bookmark_borderWhat is Christianity? Part 7

In the previous post in this series,  I argued that the Christian apologist James Sire makes a fundamental mistake in his book Naming the Elephant, by defining “a worldview” as being a kind of commitment.  A worldview is something that can be true (or false), but a commitment is NOT something that can be true (or false); therefore, a worldview is NOT a commitment.
One can have a strong belief or “intellectual commitment” towards a worldview, but in that case the worldview is the OBJECT of the commitment, not the commitment itself.  Although there are some other interesting points made by Sire in this book that are worth considering,  because Sire’s concept of  “a worldview” is fundamentally flawed, I’m going to set that book aside for now, and move on to consider another book by a different author who has also done much thinking about the concept of “a worldview”.
Ninian Smart is a recognized expert on religions, and in his book Worldviews: Crosscultural Explorations of Human Beliefs (3rd edition, 2000; hereafter: Worldviews), he advocates that the scholarly study of religion be conceived of, and engaged in, as “worldview analysis”.  An important part of “worldview analysis” is that it encompasses the examination of both traditional religions (e.g. Christianity, Judaism, Islam, Buddhism, Hinduism, etc.) and secular ideologies (Marxism, Secular Humanism, etc.).  In terms of my purposes here, concerning clarification of the concept of “a worldview”, Smart makes the interesting and plausible claim that a worldview involves six “dimensions”:
The doctrinal or philosophical dimension
The narrative or mythic dimension
The ethical or legal [dimension]
The ritual or practical dimension
The experiential or emotional dimension
The social or organizational dimension
(Worldviews, p.8)
This six-dimensional approach to worldviews appears to be contrary to my cognitivist view of religions and worldviews, since only the first of the six dimensions (doctrinal or philosophical) appears to focus on beliefs or claims.  However, Smart’s six-dimensional approach seems quite sensible and plausible.  Of course religions and ideologies involve narratives/myths.  Of course religions and ideologies involve ethics or laws.  Of course religions and ideologies involve rituals or practices.  It seems undeniable that religions and ideologies generally manifest all six of these dimensions, and thus that beliefs and claims are only one small aspect of religions, ideologies, and worldviews.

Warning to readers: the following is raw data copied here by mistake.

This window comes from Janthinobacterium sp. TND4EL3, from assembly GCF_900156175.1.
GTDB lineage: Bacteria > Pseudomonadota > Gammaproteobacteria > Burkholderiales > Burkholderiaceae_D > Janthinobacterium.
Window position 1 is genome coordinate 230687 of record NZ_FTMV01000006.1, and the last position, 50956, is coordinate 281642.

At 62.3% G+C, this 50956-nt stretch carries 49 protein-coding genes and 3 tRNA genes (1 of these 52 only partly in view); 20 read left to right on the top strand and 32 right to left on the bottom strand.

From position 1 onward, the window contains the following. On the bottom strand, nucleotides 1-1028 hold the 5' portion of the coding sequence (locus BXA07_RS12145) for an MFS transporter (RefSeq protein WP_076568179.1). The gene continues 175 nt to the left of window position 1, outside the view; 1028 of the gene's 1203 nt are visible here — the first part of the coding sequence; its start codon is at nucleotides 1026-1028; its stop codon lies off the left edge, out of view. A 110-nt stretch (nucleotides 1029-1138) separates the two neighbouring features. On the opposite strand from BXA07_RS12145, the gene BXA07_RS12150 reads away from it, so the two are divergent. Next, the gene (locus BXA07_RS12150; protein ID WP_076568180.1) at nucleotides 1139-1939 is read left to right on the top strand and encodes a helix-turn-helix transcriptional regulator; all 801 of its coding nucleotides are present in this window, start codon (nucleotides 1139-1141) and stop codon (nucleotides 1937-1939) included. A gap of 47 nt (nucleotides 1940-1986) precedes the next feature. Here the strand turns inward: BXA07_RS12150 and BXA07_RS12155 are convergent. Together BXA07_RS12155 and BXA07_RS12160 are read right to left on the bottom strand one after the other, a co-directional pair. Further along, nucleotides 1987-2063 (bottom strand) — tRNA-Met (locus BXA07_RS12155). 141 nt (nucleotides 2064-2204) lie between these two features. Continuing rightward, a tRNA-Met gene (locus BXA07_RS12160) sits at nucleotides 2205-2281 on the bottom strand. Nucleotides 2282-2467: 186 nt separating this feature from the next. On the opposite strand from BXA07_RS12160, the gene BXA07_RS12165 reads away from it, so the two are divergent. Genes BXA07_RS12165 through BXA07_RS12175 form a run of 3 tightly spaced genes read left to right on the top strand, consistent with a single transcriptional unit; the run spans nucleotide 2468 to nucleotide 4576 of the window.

If I am to maintain my cognitivist view of religions and worldviews, then I need to explain and justify my viewpoint in relation to Smart’s interesting and plausible six-dimensional approach to religions and worldviews.  It is tempting to just say that Smart is right that religions and worldviews have these six dimensions, but that I am only interested in the first dimension (the doctrinal or philosophical dimension).
The doctrines of a religion or worldview can be analyzed and evaluated in terms of truth (or falsehood).  The philosophical beliefs/claims of a religion or worldview can be analyzed and evaluated in terms of truth (or falsehood).  Since my concern is with the evaluation of the truth or falsehood of beliefs/claims that are “contained” in a religion or worldview,  I could just focus on the first dimension, and do so while acknowledging that there are other aspects of religions and worldviews that I am setting aside and ignoring.
But while this is a tempting route to take, I think it fails to recognize the central role that beliefs and claims play in religions and worldviews.  My task, then, is to try to maintain the centrality of beliefs and claims in religion and worldviews, while also recognizing that religions and worldviews generally do involve the six dimensions to which Smart draws our attention.
First, I wish to point out the apparent centrality of beliefs/claims in Smart’s discussion about the concepts of “a religion” and “a worldview”.  The very title of his book suggests the centrality of beliefs:
Worldviews: Crosscultural Explorations of Human Beliefs 
Note that Smart did NOT use any of the following alternative titles:
Worldviews: Crosscultural Explorations of Human Myths
Worldviews: Crosscultural Explorations of Human Laws
Worldviews: Crosscultural Explorations of Human Rituals
Worldviews: Crosscultural Explorations of Human Experiences
Worldviews: Crosscultural Explorations of Human Emotions
 Worldviews: Crosscultural Explorations of Human Organizations
Worldviews: Crosscultural Explorations of Human Institutions  
So, the very title of his book elevates “beliefs” above other aspects of religions and worldviews,  thus suggesting that the first dimension (the doctrinal or philosophical dimension) plays a more important role than the other dimensions, perhaps a central role.